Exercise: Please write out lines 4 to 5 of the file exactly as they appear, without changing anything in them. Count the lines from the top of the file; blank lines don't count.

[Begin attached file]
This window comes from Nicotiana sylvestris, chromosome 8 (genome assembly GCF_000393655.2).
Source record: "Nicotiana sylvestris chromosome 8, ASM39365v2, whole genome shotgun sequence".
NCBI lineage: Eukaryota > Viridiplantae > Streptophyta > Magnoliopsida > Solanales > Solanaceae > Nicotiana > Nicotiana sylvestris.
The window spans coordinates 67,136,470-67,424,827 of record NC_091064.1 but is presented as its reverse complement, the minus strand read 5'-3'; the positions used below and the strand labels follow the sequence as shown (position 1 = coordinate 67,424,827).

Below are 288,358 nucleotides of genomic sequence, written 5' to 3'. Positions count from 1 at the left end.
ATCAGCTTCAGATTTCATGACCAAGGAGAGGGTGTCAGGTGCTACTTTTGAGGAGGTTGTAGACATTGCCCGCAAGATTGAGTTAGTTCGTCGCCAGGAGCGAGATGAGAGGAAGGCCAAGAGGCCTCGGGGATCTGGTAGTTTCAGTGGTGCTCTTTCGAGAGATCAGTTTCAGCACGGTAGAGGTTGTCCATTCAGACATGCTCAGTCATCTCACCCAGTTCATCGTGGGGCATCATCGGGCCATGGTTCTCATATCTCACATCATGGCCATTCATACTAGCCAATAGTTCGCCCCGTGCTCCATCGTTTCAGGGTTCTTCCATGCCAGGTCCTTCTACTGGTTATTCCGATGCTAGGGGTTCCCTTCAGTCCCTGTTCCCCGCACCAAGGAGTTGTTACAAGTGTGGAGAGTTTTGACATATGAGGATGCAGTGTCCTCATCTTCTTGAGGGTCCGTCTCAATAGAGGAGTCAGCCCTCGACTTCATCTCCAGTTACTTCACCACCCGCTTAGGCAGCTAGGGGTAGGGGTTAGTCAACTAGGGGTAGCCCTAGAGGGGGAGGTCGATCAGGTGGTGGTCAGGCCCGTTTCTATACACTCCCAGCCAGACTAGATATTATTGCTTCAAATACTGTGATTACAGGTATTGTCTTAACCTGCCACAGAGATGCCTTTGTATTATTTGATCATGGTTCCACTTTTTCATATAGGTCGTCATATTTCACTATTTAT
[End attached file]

The window spans coordinates 67,136,470-67,424,827 of record NC_091064.1 but is presented as its reverse complement, the minus strand read 5'-3'; the positions used below and the strand labels follow the sequence as shown (position 1 = coordinate 67,424,827).

Below are 288,358 nucleotides of genomic sequence, written 5' to 3'. Positions count from 1 at the left end.